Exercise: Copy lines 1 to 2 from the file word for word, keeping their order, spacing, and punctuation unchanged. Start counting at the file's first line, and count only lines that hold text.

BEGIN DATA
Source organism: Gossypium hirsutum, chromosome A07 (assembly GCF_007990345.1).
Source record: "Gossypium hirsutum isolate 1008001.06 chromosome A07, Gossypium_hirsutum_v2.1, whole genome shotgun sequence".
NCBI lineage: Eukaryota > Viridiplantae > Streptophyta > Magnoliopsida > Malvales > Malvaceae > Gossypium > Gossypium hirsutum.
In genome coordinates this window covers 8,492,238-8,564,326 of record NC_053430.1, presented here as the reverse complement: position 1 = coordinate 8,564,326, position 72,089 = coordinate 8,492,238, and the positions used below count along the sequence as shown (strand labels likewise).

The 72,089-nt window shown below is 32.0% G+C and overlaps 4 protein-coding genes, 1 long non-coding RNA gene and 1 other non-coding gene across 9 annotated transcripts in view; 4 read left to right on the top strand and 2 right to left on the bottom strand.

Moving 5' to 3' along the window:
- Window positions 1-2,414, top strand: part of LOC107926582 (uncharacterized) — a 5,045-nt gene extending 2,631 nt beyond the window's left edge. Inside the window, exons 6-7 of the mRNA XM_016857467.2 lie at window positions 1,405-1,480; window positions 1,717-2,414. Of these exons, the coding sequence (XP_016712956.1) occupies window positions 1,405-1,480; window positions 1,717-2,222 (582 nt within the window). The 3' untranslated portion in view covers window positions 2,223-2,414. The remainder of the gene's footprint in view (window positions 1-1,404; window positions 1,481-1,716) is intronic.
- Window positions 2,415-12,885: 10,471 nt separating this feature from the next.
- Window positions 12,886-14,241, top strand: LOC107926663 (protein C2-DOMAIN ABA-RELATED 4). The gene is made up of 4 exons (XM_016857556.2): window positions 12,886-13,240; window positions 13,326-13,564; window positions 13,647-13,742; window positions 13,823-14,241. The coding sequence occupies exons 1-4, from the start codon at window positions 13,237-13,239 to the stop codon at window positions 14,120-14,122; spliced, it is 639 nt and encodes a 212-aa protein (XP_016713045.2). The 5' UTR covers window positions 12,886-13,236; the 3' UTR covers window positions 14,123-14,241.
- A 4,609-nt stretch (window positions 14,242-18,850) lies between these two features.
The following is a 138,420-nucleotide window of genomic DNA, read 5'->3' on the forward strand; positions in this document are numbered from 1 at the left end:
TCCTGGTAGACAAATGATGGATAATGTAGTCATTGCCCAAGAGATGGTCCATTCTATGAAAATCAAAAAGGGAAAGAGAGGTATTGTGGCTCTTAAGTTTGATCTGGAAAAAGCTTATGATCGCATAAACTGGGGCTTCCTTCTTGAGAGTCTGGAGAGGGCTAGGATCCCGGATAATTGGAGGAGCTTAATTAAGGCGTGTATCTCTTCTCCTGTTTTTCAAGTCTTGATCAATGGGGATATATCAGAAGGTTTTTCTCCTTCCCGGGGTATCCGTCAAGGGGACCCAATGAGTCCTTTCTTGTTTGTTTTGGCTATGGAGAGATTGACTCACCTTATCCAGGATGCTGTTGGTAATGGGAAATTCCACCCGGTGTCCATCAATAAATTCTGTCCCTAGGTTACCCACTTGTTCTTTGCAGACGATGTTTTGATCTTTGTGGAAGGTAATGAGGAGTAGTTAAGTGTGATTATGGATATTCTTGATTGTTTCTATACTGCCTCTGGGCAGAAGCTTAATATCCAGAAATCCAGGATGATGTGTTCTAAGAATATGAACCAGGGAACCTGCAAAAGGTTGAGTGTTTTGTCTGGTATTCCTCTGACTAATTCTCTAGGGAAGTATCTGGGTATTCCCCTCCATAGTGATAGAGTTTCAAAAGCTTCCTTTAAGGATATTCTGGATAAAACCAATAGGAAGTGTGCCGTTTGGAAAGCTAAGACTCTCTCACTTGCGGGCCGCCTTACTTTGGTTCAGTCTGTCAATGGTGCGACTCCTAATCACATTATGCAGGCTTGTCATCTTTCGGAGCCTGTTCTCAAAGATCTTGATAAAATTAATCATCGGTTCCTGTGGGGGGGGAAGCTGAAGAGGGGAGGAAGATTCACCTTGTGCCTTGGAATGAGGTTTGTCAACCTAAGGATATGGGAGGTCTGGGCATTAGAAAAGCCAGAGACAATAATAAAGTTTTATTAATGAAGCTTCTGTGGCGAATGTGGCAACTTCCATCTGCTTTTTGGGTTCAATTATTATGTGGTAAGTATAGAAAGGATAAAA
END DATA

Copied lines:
Source organism: Gossypium hirsutum, chromosome A07 (assembly GCF_007990345.1).
Source record: "Gossypium hirsutum isolate 1008001.06 chromosome A07, Gossypium_hirsutum_v2.1, whole genome shotgun sequence".